Last night I was honored to be the guest speaker at the Temple Terrace Preservation Society monthly meeting. Initially developed during the 1920s, Temple Terrace has an impressive collection of Mediterranean Revival style homes and community buildings built during it’s initial planning. However, like many 1920s Florida developments, the Depression stopped the realization of the entire planned community, leaving numerous vacant lots ready for building during the next Florida development era that occurred after World War II. During this time, many Mid-century Modern style homes were built in Temple Terrace, including some designed by members of the renowned Sarasota School of Architecture.
Mid-century Modern style is generally defined as a design language with emphases on form rather than ornament, structure and materials rather than picturesque constructions, and the rational and efficient use of space. The Modern movement in architecture in the United States flourished beginning in the 1930s, and embraced technical innovation, experimentation, and rethinking the way humans lived in and used the designed environment. The Sarasota Architectural Foundation describes the implementation of the style in Florida as the following:
While the Sarasota School found its inspiration in part from the philosophies of the Bauhaus, it incorporated forms of regional Southern architecture, using patios, verandas, modular construction and raised floors to open up its buildings for greater ventilation in pre-air-conditioning days. The style added a play of light and shadow, and the color and texture of indigenous low maintenance materials, softening the cold machine aesthetic of the Bauhaus. This approach to design strengthened the connection between architecture and environment, allowing Sarasota School buildings to respect and blend well into their sites. The result was a regional modernism which blurred the distinction between the indoors and outdoors and accommodated the lifestyle and climate of southern Florida.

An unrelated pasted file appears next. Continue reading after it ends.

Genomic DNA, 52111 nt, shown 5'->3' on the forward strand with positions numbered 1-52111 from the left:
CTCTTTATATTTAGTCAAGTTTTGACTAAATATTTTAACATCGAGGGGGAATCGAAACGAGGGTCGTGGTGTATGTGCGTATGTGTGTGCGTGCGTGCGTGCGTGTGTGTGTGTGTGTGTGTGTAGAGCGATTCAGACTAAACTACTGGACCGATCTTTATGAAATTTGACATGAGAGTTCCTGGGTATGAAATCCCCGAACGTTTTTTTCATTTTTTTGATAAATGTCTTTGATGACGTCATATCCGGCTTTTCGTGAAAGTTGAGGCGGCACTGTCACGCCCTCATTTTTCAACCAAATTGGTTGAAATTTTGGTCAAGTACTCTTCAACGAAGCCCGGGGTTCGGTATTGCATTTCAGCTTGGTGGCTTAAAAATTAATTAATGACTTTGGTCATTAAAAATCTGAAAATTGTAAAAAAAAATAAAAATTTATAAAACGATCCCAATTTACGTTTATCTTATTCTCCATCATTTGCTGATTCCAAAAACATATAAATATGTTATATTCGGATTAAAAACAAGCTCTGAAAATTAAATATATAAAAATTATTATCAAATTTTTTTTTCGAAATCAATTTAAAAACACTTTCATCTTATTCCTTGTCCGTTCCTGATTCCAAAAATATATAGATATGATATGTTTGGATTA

Homes is this style often have open floors plans, flat roofs with wide cantilevered eaves, and ample rows of windows. Many Mid-century Modern houses utilized then-groundbreaking post and beam architectural design that eliminated bulky support walls in favor of walls seemingly made of glass. In some ways, designing a shed to complement this type of home requires a different mindset than for 1920s homes; however, the basic ideas of complementing the form, proportions, window and door design, and details of the main home as described in previous posts still holds true. You can also find design inspiration in home magazines from this time period, which can be found at garage sales, on e-bay and on-line. For example, the plans for the shed shown above are available on Flickr. The additional pages with links are posted below (click on the image to see it large enough to read). For more design help, please call us at (813) 333-2249 to discuss your Mid-century Modern shed design.